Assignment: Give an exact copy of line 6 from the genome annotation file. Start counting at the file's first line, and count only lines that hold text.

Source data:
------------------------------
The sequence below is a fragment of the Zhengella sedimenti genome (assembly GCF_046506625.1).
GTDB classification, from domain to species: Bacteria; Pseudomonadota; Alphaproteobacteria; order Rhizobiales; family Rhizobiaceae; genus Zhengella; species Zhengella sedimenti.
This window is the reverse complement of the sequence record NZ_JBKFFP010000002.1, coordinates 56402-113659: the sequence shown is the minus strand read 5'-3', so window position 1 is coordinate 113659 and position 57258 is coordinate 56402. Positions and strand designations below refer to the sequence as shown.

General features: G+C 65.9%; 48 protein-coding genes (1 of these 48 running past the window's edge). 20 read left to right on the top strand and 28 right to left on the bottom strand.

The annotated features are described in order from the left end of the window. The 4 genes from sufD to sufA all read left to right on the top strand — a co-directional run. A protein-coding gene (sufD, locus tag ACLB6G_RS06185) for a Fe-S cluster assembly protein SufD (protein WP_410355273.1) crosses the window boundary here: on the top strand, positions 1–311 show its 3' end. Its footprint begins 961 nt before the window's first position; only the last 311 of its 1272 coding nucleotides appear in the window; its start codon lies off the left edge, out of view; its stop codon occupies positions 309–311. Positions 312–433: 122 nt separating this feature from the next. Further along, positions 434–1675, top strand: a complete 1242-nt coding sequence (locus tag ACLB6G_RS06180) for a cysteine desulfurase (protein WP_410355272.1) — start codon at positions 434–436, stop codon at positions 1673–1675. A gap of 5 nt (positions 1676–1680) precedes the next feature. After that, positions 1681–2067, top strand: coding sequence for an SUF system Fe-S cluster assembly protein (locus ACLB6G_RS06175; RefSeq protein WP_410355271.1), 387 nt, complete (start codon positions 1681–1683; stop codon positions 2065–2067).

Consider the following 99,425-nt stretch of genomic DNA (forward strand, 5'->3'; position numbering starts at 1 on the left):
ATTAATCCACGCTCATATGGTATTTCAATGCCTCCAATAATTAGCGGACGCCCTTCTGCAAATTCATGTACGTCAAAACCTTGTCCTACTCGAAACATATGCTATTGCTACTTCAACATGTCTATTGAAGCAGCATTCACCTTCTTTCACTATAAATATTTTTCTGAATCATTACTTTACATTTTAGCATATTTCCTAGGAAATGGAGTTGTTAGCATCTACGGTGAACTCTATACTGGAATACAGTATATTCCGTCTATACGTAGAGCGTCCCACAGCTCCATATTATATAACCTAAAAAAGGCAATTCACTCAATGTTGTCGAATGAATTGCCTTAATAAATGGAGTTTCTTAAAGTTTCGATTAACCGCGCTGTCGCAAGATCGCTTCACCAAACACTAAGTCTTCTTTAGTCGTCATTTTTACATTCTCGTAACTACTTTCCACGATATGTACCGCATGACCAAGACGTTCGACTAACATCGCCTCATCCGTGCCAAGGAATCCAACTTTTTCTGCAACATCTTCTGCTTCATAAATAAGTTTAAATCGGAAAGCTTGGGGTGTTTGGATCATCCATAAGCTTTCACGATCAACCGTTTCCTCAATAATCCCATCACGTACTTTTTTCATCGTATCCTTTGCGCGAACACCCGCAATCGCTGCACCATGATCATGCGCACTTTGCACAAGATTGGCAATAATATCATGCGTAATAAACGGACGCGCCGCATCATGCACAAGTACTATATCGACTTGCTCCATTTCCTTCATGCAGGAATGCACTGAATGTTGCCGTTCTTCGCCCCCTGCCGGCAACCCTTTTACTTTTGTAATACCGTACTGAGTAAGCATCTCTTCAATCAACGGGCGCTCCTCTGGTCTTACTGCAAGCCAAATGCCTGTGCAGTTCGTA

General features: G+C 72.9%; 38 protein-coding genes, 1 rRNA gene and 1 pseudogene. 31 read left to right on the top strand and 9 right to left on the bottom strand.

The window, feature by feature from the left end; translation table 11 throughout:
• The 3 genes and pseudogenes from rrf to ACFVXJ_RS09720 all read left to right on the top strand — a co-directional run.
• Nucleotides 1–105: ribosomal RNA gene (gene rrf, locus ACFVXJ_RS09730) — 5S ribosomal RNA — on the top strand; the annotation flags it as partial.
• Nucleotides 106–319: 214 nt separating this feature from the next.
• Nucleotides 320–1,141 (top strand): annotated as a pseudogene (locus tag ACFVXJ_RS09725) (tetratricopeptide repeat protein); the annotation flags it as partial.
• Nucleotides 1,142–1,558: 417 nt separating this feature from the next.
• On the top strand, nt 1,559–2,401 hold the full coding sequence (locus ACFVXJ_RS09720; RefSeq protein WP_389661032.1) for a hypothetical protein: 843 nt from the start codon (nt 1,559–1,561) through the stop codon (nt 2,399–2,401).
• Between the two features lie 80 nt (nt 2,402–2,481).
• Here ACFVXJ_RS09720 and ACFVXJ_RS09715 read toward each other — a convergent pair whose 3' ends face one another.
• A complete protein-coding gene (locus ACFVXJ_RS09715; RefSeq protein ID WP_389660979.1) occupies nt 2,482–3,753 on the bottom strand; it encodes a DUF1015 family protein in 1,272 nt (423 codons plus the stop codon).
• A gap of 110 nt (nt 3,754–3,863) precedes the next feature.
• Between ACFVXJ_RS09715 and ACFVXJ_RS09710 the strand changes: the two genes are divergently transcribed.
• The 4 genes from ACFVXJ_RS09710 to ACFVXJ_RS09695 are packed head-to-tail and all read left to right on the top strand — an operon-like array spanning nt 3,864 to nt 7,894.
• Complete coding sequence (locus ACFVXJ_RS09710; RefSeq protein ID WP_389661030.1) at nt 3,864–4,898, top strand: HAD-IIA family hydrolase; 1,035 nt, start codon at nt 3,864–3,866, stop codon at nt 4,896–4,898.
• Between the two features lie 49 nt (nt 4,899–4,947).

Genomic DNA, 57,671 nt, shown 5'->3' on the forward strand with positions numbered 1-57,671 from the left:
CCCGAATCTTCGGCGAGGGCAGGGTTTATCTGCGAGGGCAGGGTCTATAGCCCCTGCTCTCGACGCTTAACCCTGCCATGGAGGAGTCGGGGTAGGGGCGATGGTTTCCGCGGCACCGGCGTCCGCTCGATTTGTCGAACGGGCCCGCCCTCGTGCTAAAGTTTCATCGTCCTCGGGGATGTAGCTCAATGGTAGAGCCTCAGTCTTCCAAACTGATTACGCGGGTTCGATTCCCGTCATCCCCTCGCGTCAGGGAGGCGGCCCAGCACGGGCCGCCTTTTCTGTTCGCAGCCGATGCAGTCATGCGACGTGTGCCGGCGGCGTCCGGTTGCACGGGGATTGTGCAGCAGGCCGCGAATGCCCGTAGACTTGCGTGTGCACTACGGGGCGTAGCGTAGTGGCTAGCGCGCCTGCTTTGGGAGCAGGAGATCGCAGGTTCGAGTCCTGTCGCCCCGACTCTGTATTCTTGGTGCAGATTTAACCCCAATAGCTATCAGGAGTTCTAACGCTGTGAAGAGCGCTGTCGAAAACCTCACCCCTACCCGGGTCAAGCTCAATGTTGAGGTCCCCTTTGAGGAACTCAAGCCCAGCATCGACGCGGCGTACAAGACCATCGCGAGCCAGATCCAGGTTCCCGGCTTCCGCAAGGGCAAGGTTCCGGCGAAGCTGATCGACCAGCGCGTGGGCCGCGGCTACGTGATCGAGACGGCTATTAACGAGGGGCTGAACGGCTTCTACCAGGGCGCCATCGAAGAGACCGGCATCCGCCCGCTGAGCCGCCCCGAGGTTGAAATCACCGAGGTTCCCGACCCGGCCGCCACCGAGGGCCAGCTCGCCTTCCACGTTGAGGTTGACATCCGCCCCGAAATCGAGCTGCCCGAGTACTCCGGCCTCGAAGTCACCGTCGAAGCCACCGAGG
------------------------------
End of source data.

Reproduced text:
Consider the following 99,425-nt stretch of genomic DNA (forward strand, 5'->3'; position numbering starts at 1 on the left):